Concrete doesn't typically top lists of sustainable materials, but Team New Jersey, a competitor in the 2011 Solar Decathlon, proves that it is possible to create a precast concrete net zero home. Comprised of students from Rutgers, The State University of New Jersey, and the New Jersey Institute of Technology (NJIT), the team is the first in the competition's history to utilize concrete as their primary building material. The design of the eNJoy House exploits precast concrete's unique advantages, including modular assembly, energy efficiency, and a sculptural aesthetic.
Team New Jersey weighed the benefits of precast concrete construction over traditional post and beam construction. Aside from the facts that concrete is durable, low-maintenance, resistant to mold, and recyclable, it allowed the team to design the house in three modules. Sponsored by Northeast Precast, Team New Jersey will cast these modules separately in the factory, load them onto flatbed trucks bound for Washington, DC, and then erect the structure in just two days on the National Mall. The precast panels will be constructed as sandwiches, containing 3" to 4" of concrete on each side, encasing 6" of high R-value insulation. These thick walls create a thermal mass, storing heat from the sun throughout the day and then releasing it slowly into the home's interior during the evening. In warmer weather, the thermal mass functions in reverse, absorbing excess heat and humidity from the interior to maintain a comfortable and consistent temperature.
The eNJoy house features a distinctive, inverted-hip roof – a form that is optimized for active solar strategies, including photovoltaic panels and solar evacuated tubes, as well as rainwater collection for landscaping and gray water. The home's interior spaces are organized around a central core, which also supports the roof. Punched openings and clerestory glazing provide ambient lighting for the bedroom while maintaining privacy, opening up to a full wall of glazing that wraps the kitchen and dining area along the south facade. The articulation of the exterior of the home reveals the construction process. The panels are bolted together and the design deliberately celebrates these connections, according to Jen Switala, a Team New Jersey Student Leader and Masters of Architecture candidate at NJIT.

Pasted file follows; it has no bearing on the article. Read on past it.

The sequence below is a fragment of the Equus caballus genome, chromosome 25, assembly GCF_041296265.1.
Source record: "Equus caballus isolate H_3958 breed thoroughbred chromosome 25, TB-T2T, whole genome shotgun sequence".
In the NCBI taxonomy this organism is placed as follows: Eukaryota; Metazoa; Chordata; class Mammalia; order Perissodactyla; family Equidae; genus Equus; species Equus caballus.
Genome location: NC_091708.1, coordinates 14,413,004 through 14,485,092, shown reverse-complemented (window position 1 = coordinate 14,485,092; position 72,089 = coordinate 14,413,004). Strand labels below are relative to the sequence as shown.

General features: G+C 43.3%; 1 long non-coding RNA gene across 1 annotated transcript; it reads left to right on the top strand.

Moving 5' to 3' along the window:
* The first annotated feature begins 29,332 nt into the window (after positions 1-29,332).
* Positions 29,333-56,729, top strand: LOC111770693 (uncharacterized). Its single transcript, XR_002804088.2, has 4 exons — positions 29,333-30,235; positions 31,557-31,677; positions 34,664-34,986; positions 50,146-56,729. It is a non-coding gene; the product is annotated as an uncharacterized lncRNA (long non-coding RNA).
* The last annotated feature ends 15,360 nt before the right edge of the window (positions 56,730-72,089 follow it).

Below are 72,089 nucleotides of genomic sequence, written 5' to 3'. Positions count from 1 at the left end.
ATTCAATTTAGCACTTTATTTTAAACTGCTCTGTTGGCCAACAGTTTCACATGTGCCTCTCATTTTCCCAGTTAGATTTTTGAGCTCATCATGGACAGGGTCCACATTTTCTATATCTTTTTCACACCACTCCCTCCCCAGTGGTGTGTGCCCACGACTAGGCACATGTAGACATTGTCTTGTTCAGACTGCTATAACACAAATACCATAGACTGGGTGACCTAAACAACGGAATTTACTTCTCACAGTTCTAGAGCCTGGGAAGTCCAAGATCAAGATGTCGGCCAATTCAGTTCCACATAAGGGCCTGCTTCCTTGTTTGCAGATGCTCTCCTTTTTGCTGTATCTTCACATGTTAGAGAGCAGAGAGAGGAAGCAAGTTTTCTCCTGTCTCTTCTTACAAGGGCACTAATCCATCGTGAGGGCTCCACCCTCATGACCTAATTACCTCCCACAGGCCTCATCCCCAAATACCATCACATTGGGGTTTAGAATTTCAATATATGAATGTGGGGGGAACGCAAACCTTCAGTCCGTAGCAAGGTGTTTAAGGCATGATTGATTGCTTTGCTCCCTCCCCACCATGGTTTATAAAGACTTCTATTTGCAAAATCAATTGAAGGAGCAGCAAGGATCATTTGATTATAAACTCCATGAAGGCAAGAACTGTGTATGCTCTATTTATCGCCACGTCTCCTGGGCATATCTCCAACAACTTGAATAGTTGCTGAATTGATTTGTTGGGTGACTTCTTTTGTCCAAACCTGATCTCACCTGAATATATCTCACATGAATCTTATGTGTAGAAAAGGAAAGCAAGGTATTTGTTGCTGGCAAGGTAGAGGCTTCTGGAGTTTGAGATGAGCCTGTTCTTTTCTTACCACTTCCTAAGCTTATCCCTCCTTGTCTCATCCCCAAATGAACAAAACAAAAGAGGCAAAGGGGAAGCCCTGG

Team New Jersey's target audience for eNJoy House is a retired couple living on the Jersey shore, and the home is designed to meet Americans with Disabilities Act (ADA) accessibility standards. After the Solar Decathlon, the universities hope to sell the home to a real-life client and that it will ultimately serve as a prototype for future home designs. In the meantime, the "experience has been eye-opening, to say the least," according to Switala. "We get to experience real-world applications and learn things that we otherwise would not learn in school, or even during our first year or two of internship."
Murrye is a freelance writer based in New York City. She holds a Bachelor's degree in Architecture from the University of Arkansas and is a LEED-accredited professional. Her work has been published in Architectural Record, Eco-Structure, and Architectural Lighting, among others. She also serves as a contributing editor for the American Institute of Architects' New York Chapter publication, eOculus.Website: www.murrye.com